How do add-ons enhance car insurance? – Kelley Blue E book
Add-ons can help improve your car insurance by providing additional protection that basic insurance doesn't.
Standard auto insurance includes up to five main types of coverage that can help pay for vehicle damage, injuries, lost wages, and funeral expenses following an accident or other insured event.
But what happens if you need a rental car after an accident? Or is your vehicle a total loss and you owe your lender more than the car is worth? A standard policy does not cover these costs. But certain add-ons do.
Auto Insurance Add-Ons Explained
Car insurance is additional insurance that you can purchase for specific needs. The choice is large and the offers vary depending on the insurer. Here are some of the most common ones that you are likely to see when purchasing auto insurance.
Have you ever sat in your vehicle and turned the key in the ignition only to find your car won't start? Or, you ran across a nail on your way to work and have an apartment that needs repair. Roadside Assistance can help if you need to be towed, run out of gas, have a flat tire changed or you need to lock yourself out of the car.
If an insured event involves your vehicle, the insurance company will write you a check for the value of the vehicle at the time of the incident. If you owe more than the vehicle's worth on your car loan or lease, you will be responsible for paying the difference – unless you have fill-in insurance. Covering the gap can help make up the difference between your outstanding credit or lease balance and the value of your vehicle. Many plans also pay your fully comprehensive or collision deductible.
RELATED STORIES: What Are the Pros and Cons of Accident Insurance?
New car replacement
It's an unfortunate reality. New cars depreciate as soon as you drive them out of the parking lot. If your car is totaled, the insurance company will write you a check for the real cash value of your vehicle at the time of the incident. Even if your vehicle is only a few months old, the depreciation of the car is unlikely to give you a check for the total amount you paid to purchase the car.
A new replacement car insurance protects against depreciation. If the insurance company declares your car a total loss, they will reimburse you for the amount it would cost you to buy a new version of your car – not the depreciation.
However, you can only get this add-on if you are the original owner, and it is generally not available on lease vehicles. The new car replacement insurance is usually valid for about a year after the car was purchased.
Would you like to know how much your car is losing in value? Use our tool to find out the 5 year cost, including an auto depreciation calculator.
Custom parts and equipment coverage
Most standard auto insurances cover optional items up to a certain dollar amount. However, if you have a custom paint job or a state-of-the-art sound system, the coverage limit will likely not be enough to pay for repairs or replacements.
The individual equipment cover offers additional protection for upgrades that you make to your vehicle.
Rental car refund
If you have an accident, you may not be able to drive your car for a while, but you still need to get around. Car rental reimbursement covers the cost of renting a car while your car is in business.
Having comprehensive insurance coverage can help repair or replace your windshield if it is damaged. However, your excess applies unless you have full glass coverage for windshield repair.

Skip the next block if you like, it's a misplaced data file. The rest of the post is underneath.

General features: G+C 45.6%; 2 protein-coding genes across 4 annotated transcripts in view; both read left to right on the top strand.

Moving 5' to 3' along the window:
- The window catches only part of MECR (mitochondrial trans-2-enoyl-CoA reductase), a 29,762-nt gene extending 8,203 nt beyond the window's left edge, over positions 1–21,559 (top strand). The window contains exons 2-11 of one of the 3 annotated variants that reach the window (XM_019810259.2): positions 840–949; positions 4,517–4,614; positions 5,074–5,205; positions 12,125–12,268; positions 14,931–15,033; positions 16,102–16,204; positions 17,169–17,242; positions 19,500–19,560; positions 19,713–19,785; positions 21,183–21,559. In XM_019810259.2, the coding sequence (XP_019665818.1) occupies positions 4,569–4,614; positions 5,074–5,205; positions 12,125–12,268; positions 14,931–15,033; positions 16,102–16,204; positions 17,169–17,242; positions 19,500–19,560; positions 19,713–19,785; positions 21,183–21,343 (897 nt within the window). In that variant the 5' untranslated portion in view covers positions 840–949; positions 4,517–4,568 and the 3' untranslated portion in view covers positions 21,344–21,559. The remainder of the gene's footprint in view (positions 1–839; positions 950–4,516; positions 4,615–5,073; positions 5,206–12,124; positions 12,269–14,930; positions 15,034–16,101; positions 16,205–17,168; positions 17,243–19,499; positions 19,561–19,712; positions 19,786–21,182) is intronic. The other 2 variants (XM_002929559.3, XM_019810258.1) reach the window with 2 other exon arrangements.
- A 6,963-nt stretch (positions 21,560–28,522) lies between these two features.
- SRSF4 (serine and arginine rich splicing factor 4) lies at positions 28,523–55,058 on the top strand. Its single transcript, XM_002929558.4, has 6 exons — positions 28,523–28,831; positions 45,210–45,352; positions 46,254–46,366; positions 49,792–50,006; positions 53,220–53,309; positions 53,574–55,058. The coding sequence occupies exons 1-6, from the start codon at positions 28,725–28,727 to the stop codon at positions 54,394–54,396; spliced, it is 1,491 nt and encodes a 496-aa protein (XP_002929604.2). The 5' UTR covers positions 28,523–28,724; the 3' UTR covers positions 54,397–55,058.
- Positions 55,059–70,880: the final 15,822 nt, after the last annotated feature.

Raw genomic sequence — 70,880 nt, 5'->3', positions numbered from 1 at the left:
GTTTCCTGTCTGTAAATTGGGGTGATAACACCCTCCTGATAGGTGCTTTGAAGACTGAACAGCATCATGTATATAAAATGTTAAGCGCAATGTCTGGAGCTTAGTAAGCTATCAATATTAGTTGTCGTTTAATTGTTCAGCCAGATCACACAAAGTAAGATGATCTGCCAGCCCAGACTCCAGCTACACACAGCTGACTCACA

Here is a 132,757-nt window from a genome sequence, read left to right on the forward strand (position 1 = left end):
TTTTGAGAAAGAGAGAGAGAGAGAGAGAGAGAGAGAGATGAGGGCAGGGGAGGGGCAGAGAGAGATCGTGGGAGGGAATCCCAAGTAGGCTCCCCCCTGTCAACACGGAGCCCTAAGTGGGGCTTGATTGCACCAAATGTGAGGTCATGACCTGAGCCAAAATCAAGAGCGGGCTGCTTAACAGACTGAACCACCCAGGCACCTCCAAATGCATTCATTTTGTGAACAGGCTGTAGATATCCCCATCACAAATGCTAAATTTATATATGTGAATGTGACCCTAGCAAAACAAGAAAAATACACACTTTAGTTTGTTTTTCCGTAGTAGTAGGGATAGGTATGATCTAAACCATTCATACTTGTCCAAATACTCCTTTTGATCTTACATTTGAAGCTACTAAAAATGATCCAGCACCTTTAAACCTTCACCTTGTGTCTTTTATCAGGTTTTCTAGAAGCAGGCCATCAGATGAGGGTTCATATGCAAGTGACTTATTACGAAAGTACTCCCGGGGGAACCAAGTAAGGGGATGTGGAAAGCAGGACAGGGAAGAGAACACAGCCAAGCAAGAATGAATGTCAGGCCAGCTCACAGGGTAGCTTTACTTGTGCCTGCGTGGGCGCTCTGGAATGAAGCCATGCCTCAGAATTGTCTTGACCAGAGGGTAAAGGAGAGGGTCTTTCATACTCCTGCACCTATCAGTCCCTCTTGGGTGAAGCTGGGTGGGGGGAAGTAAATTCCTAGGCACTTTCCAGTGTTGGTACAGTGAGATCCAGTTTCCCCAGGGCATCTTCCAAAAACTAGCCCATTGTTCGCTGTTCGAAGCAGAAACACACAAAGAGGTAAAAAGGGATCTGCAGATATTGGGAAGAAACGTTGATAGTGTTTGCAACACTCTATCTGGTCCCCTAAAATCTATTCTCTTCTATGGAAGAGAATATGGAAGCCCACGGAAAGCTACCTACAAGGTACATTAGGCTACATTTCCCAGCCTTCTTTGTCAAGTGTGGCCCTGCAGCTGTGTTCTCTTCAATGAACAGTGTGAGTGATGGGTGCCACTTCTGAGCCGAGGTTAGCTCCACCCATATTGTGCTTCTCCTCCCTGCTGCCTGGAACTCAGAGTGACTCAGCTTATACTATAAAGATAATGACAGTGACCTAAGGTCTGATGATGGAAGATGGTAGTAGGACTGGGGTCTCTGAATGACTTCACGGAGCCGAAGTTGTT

Many newer cars with advanced safety features, including forward collision warning and automatic braking, require cameras to be recalibrated when a windshield is replaced. This cost can add $ 375 or more to the total cost of replacing the windshield.
It costs extra for full glass supplementary insurance, but the insurance company waives your deductible for repairing or replacing the windshield if you choose this coverage.
Car Insurance Supplements: Are They Worth It?
There are many add-ons that you can include in your auto insurance. But the more you choose, the more your policy will cost. So how do you decide if an add-on is worth it?
"It really depends on the cost and risk," says John Espenschied, agency owner of the Insurance Brokers Group. He recommends asking yourself how much risk you would like to take on your own.
Some people don't mind taking more financial risks, while others want the reassurance that they'll be covered if something happens.
What additional services do I need for motor insurance?
You may not need one. But a few well-chosen add-ons can improve your car insurance coverage and minimize expenses if your vehicle is damaged or breaks down. To decide which, if any, are right for you, you need to weigh the costs and benefits of each.
The key is not to choose every insurance coverage available, but to choose the ones that will protect you from the greatest risks you face depending on your vehicle, driving habits and financial situation.
For example, if you're spending $ 15,000 on a $ 30,000 vehicle, then it probably doesn't make sense to pay for gap insurance. But if you're investing $ 2,000, this is something you should consider.
You may be able to afford to pay for a rental car while your vehicle is being repaired. But would you like to be able to get a refund on the rental car for just a few dollars every year?
Whichever type of insurance you choose, it is important to know what your insurance will and will not pay for. According to Espenschied, people often think they have a break even when they don't.
“They get a stripped-down policy for a cheaper premium without realizing that they are missing coverage. (People) really need to have an honest conversation with their agent or broker and ask, “What am I not insured for? Is there something I don't have? ’" He said.